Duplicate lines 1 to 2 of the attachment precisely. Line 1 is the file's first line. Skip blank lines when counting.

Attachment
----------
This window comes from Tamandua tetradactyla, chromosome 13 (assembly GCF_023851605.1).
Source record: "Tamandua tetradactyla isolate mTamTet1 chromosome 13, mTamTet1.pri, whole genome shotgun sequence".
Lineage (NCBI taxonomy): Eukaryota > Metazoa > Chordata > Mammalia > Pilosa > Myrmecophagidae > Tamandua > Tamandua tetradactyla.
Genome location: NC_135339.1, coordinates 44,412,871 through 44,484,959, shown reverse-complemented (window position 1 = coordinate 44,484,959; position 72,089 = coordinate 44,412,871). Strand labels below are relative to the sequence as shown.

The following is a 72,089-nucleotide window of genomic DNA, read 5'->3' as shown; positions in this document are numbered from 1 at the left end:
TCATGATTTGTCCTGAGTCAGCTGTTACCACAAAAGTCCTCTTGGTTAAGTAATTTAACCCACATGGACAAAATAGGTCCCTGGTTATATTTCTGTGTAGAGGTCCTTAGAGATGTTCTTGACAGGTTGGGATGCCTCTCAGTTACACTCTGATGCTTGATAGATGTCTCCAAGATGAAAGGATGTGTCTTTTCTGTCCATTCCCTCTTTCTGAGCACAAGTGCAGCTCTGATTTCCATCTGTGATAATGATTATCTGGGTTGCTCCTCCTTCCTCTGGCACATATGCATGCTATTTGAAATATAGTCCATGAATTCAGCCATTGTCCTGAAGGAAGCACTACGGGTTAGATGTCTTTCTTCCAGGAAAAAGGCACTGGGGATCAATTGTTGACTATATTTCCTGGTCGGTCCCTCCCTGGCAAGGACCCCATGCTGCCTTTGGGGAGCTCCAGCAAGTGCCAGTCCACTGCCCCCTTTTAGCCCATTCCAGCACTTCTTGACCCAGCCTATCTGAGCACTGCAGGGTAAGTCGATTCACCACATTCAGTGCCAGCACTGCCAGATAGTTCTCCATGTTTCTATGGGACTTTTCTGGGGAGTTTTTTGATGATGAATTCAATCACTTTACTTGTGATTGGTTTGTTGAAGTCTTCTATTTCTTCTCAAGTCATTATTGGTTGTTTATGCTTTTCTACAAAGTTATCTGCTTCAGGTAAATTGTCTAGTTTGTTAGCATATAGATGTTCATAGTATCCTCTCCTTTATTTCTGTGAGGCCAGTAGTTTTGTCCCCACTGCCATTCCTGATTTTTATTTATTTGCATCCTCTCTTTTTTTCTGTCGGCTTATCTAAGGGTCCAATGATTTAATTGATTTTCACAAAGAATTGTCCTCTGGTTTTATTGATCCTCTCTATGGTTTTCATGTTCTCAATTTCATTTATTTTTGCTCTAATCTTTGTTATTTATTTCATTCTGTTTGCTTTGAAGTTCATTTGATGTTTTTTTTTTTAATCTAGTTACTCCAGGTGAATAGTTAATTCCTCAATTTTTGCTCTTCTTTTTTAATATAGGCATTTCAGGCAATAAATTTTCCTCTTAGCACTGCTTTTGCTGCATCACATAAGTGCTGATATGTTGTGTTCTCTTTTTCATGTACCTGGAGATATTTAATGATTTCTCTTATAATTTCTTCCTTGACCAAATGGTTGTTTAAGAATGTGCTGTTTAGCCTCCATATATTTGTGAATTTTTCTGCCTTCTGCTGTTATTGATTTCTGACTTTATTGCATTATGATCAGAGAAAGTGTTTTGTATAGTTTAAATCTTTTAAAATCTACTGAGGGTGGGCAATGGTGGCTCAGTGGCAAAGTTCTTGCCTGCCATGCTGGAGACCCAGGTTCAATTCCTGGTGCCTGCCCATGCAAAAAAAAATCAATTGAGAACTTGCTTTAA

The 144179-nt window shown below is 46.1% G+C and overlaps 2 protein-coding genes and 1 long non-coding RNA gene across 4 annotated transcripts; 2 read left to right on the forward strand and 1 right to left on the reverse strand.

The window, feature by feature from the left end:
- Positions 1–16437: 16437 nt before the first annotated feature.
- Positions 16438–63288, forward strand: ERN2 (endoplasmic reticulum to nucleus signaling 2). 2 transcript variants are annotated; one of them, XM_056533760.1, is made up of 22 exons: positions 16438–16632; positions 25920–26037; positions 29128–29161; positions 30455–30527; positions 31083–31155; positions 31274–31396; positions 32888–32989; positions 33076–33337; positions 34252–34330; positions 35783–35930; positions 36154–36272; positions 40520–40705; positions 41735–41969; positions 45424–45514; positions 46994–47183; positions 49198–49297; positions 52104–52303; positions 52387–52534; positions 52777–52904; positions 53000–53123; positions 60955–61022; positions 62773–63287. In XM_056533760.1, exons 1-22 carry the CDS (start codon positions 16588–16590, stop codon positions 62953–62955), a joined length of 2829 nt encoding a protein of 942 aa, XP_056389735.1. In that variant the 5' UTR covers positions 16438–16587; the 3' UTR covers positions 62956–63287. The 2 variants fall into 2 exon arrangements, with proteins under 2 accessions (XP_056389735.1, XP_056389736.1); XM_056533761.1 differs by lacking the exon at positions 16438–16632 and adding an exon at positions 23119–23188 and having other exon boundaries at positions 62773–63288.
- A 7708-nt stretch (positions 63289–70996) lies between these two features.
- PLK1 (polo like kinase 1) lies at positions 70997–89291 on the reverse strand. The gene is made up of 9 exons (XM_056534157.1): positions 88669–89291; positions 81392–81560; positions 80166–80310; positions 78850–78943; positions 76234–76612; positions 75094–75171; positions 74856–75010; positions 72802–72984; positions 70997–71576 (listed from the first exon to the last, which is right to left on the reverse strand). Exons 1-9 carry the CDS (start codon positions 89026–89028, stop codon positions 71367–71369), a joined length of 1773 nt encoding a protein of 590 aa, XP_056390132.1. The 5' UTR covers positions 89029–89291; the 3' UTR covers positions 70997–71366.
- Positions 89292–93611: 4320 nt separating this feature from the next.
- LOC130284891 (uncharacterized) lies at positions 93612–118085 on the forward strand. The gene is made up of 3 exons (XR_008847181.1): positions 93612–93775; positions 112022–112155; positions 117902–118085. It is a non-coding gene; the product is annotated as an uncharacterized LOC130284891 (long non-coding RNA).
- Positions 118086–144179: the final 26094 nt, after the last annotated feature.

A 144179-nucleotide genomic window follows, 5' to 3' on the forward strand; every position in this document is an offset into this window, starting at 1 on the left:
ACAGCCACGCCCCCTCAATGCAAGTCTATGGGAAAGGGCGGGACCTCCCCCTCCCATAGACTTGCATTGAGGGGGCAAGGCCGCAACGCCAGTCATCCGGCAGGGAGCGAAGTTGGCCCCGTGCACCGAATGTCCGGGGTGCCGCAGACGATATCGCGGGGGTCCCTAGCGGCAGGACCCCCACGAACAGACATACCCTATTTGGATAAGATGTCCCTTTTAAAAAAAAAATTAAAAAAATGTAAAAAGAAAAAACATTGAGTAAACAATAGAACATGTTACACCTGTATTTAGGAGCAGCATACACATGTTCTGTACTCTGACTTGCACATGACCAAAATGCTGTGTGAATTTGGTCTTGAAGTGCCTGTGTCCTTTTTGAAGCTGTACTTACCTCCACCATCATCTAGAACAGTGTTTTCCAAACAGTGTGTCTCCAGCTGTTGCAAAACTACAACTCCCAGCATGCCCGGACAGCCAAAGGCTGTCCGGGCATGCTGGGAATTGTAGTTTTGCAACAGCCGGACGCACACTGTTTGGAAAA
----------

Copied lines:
This window comes from Tamandua tetradactyla, chromosome 13 (assembly GCF_023851605.1).
Source record: "Tamandua tetradactyla isolate mTamTet1 chromosome 13, mTamTet1.pri, whole genome shotgun sequence".